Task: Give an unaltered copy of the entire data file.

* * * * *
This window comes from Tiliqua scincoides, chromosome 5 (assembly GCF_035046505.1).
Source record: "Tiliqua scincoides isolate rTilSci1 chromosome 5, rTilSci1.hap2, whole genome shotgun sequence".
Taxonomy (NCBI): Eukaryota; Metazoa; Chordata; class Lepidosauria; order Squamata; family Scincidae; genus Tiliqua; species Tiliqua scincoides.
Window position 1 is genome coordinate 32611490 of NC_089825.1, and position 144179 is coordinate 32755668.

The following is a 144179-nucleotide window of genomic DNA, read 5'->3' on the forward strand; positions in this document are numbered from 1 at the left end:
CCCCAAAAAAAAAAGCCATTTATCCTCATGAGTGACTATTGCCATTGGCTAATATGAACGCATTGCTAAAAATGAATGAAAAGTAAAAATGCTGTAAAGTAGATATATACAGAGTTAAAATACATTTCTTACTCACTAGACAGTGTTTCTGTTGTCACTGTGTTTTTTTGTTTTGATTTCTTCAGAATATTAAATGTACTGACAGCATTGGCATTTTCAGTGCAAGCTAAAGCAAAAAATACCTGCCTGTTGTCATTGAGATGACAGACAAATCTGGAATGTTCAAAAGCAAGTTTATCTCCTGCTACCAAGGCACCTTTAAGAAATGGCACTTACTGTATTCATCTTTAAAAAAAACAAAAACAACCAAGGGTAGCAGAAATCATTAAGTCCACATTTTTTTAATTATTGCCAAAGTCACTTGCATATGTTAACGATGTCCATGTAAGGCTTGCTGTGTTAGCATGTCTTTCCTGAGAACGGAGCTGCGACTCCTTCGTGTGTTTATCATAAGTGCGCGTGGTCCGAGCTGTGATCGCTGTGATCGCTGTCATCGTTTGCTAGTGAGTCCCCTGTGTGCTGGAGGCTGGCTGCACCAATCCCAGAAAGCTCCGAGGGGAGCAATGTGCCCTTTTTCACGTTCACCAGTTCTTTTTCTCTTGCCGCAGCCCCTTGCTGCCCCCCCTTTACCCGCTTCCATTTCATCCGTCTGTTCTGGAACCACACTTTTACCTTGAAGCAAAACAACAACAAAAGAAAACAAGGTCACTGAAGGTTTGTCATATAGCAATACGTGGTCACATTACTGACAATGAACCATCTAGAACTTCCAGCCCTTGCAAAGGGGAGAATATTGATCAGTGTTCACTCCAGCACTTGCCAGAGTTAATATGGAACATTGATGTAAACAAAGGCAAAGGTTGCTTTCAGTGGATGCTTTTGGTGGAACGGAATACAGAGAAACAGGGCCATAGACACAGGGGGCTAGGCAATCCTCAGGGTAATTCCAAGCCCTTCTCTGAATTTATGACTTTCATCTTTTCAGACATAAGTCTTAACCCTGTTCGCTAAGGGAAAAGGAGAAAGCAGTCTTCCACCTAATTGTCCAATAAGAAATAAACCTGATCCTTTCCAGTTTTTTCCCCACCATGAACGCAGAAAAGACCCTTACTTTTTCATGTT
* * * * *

This window comes from Tiliqua scincoides, chromosome 5 (assembly GCF_035046505.1).
Source record: "Tiliqua scincoides isolate rTilSci1 chromosome 5, rTilSci1.hap2, whole genome shotgun sequence".
Taxonomy (NCBI): Eukaryota; Metazoa; Chordata; class Lepidosauria; order Squamata; family Scincidae; genus Tiliqua; species Tiliqua scincoides.
Window position 1 is genome coordinate 32611490 of NC_089825.1, and position 144179 is coordinate 32755668.

The following is a 144179-nucleotide window of genomic DNA, read 5'->3' on the forward strand; positions in this document are numbered from 1 at the left end:
CCCCAAAAAAAAAAGCCATTTATCCTCATGAGTGACTATTGCCATTGGCTAATATGAACGCATTGCTAAAAATGAATGAAAAGTAAAAATGCTGTAAAGTAGATATATACAGAGTTAAAATACATTTCTTACTCACTAGACAGTGTTTCTGTTGTCACTGTGTTTTTTTGTTTTGATTTCTTCAGAATATTAAATGTACTGACAGCATTGGCATTTTCAGTGCAAGCTAAAGCAAAAAATACCTGCCTGTTGTCATTGAGATGACAGACAAATCTGGAATGTTCAAAAGCAAGTTTATCTCCTGCTACCAAGGCACCTTTAAGAAATGGCACTTACTGTATTCATCTTTAAAAAAAACAAAAACAACCAAGGGTAGCAGAAATCATTAAGTCCACATTTTTTTAATTATTGCCAAAGTCACTTGCATATGTTAACGATGTCCATGTAAGGCTTGCTGTGTTAGCATGTCTTTCCTGAGAACGGAGCTGCGACTCCTTCGTGTGTTTATCATAAGTGCGCGTGGTCCGAGCTGTGATCGCTGTGATCGCTGTCATCGTTTGCTAGTGAGTCCCCTGTGTGCTGGAGGCTGGCTGCACCAATCCCAGAAAGCTCCGAGGGGAGCAATGTGCCCTTTTTCACGTTCACCAGTTCTTTTTCTCTTGCCGCAGCCCCTTGCTGCCCCCCCTTTACCCGCTTCCATTTCATCCGTCTGTTCTGGAACCACACTTTTACCTTGAAGCAAAACAACAACAAAAGAAAACAAGGTCACTGAAGGTTTGTCATATAGCAATACGTGGTCACATTACTGACAATGAACCATCTAGAACTTCCAGCCCTTGCAAAGGGGAGAATATTGATCAGTGTTCACTCCAGCACTTGCCAGAGTTAATATGGAACATTGATGTAAACAAAGGCAAAGGTTGCTTTCAGTGGATGCTTTTGGTGGAACGGAATACAGAGAAACAGGGCCATAGACACAGGGGGCTAGGCAATCCTCAGGGTAATTCCAAGCCCTTCTCTGAATTTATGACTTTCATCTTTTCAGACATAAGTCTTAACCCTGTTCGCTAAGGGAAAAGGAGAAAGCAGTCTTCCACCTAATTGTCCAATAAGAAATAAACCTGATCCTTTCCAGTTTTTTCCCCACCATGAACGCAGAAAAGACCCTTACTTTTTCATGTT